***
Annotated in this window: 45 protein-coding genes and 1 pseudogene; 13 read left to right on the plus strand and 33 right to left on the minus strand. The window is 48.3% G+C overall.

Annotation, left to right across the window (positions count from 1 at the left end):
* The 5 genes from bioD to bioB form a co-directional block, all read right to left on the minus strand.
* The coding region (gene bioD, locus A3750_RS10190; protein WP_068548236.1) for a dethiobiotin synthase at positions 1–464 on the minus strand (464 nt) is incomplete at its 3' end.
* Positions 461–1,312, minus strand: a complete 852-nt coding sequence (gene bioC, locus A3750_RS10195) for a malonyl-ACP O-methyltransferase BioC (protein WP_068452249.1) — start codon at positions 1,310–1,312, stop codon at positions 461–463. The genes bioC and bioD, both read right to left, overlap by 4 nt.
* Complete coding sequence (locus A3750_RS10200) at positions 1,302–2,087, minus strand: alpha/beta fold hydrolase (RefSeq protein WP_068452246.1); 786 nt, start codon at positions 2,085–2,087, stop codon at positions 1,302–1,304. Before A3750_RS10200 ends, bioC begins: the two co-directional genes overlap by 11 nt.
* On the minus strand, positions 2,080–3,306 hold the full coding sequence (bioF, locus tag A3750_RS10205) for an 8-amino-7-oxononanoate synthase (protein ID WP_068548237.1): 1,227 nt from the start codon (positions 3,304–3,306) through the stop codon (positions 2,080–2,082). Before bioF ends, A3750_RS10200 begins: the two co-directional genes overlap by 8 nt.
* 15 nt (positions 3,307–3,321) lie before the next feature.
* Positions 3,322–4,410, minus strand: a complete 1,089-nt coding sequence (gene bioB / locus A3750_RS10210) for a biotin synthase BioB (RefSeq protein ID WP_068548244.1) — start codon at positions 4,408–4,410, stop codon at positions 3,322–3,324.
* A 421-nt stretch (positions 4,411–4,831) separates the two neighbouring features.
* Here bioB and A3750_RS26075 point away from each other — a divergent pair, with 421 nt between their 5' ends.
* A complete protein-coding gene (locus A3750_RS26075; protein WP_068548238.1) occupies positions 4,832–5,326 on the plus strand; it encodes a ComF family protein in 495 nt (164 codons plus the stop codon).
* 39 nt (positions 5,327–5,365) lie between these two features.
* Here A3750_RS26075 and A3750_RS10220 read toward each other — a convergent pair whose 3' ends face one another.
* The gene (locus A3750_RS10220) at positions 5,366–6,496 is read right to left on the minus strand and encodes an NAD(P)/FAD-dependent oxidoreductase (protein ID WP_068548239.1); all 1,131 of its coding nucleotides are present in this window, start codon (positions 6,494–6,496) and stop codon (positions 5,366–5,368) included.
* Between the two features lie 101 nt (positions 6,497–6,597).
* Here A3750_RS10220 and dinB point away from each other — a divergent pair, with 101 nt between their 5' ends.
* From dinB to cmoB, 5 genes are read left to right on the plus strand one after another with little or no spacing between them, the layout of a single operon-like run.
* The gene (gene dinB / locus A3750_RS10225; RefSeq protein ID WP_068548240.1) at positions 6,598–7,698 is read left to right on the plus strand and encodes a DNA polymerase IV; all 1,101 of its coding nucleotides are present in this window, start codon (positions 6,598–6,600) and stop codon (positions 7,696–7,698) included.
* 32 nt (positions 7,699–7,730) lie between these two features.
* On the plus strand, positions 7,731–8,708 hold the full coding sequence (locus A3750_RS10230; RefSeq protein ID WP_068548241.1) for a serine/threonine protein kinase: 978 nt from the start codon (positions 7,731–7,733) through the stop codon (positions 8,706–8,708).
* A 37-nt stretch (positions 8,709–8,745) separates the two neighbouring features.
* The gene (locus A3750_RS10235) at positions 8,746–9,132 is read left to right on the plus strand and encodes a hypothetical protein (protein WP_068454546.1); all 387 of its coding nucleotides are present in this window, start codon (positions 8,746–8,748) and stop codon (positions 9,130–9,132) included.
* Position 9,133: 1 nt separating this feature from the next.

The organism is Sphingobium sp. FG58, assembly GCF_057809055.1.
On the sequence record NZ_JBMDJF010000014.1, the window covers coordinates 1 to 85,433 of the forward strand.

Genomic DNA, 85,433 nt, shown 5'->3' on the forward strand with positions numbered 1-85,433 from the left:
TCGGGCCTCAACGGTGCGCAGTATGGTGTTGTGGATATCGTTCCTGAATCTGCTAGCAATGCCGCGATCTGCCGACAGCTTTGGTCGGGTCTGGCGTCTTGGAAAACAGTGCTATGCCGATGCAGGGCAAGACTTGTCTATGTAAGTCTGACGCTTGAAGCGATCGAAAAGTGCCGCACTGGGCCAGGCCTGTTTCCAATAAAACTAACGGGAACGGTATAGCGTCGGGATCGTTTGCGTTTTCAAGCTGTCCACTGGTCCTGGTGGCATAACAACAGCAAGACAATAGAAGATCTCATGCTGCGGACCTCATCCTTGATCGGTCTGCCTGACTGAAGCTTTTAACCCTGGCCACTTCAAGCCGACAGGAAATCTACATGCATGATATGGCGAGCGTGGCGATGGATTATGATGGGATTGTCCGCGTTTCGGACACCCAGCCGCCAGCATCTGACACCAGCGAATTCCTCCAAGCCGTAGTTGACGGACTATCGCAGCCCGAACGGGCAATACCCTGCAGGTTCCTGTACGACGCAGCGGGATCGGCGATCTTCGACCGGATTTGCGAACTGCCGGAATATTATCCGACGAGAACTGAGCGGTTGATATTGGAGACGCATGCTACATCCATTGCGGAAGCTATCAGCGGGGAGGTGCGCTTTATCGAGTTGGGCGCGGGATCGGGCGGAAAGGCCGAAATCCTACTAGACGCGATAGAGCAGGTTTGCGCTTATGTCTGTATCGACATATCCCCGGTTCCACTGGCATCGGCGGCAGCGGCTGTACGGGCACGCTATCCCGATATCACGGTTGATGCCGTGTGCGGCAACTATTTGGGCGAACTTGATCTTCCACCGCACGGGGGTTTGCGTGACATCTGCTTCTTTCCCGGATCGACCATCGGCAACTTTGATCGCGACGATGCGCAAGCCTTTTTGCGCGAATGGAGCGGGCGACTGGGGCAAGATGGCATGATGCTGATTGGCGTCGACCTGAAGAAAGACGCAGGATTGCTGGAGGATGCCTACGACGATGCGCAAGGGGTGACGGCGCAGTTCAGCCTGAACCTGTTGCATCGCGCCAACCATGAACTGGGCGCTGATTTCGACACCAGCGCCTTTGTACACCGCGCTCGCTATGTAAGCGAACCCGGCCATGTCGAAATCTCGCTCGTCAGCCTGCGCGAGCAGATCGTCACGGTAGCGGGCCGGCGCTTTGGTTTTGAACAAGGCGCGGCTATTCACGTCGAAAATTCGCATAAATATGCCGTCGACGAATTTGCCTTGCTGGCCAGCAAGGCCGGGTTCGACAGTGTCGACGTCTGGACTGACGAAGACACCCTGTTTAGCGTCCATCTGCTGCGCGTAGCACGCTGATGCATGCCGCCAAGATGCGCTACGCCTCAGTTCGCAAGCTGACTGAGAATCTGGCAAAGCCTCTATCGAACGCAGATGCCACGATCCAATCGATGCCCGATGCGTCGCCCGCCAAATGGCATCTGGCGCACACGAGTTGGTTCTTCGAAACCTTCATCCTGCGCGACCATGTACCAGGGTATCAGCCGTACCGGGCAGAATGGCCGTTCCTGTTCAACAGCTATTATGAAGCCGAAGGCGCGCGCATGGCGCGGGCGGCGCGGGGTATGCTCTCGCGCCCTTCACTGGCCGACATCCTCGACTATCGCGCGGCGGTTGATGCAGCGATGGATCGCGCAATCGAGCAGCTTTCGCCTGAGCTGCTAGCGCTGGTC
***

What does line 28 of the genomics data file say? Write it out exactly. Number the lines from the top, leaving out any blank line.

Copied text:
TCGGGCCTCAACGGTGCGCAGTATGGTGTTGTGGATATCGTTCCTGAATCTGCTAGCAATGCCGCGATCTGCCGACAGCTTTGGTCGGGTCTGGCGTCTTGGAAAACAGTGCTATGCCGATGCAGGGCAAGACTTGTCTATGTAAGTCTGACGCTTGAAGCGATCGAAAAGTGCCGCACTGGGCCAGGCCTGTTTCCAATAAAACTAACGGGAACGGTATAGCGTCGGGATCGTTTGCGTTTTCAAGCTGTCCACTGGTCCTGGTGGCATAACAACAGCAAGACAATAGAAGATCTCATGCTGCGGACCTCATCCTTGATCGGTCTGCCTGACTGAAGCTTTTAACCCTGGCCACTTCAAGCCGACAGGAAATCTACATGCATGATATGGCGAGCGTGGCGATGGATTATGATGGGATTGTCCGCGTTTCGGACACCCAGCCGCCAGCATCTGACACCAGCGAATTCCTCCAAGCCGTAGTTGACGGACTATCGCAGCCCGAACGGGCAATACCCTGCAGGTTCCTGTACGACGCAGCGGGATCGGCGATCTTCGACCGGATTTGCGAACTGCCGGAATATTATCCGACGAGAACTGAGCGGTTGATATTGGAGACGCATGCTACATCCATTGCGGAAGCTATCAGCGGGGAGGTGCGCTTTATCGAGTTGGGCGCGGGATCGGGCGGAAAGGCCGAAATCCTACTAGACGCGATAGAGCAGGTTTGCGCTTATGTCTGTATCGACATATCCCCGGTTCCACTGGCATCGGCGGCAGCGGCTGTACGGGCACGCTATCCCGATATCACGGTTGATGCCGTGTGCGGCAACTATTTGGGCGAACTTGATCTTCCACCGCACGGGGGTTTGCGTGACATCTGCTTCTTTCCCGGATCGACCATCGGCAACTTTGATCGCGACGATGCGCAAGCCTTTTTGCGCGAATGGAGCGGGCGACTGGGGCAAGATGGCATGATGCTGATTGGCGTCGACCTGAAGAAAGACGCAGGATTGCTGGAGGATGCCTACGACGATGCGCAAGGGGTGACGGCGCAGTTCAGCCTGAACCTGTTGCATCGCGCCAACCATGAACTGGGCGCTGATTTCGACACCAGCGCCTTTGTACACCGCGCTCGCTATGTAAGCGAACCCGGCCATGTCGAAATCTCGCTCGTCAGCCTGCGCGAGCAGATCGTCACGGTAGCGGGCCGGCGCTTTGGTTTTGAACAAGGCGCGGCTATTCACGTCGAAAATTCGCATAAATATGCCGTCGACGAATTTGCCTTGCTGGCCAGCAAGGCCGGGTTCGACAGTGTCGACGTCTGGACTGACGAAGACACCCTGTTTAGCGTCCATCTGCTGCGCGTAGCACGCTGATGCATGCCGCCAAGATGCGCTACGCCTCAGTTCGCAAGCTGACTGAGAATCTGGCAAAGCCTCTATCGAACGCAGATGCCACGATCCAATCGATGCCCGATGCGTCGCCCGCCAAATGGCATCTGGCGCACACGAGTTGGTTCTTCGAAACCTTCATCCTGCGCGACCATGTACCAGGGTATCAGCCGTACCGGGCAGAATGGCCGTTCCTGTTCAACAGCTATTATGAAGCCGAAGGCGCGCGCATGGCGCGGGCGGCGCGGGGTATGCTCTCGCGCCCTTCACTGGCCGACATCCTCGACTATCGCGCGGCGGTTGATGCAGCGATGGATCGCGCAATCGAGCAGCTTTCGCCTGAGCTGCTAGCGCTGGTC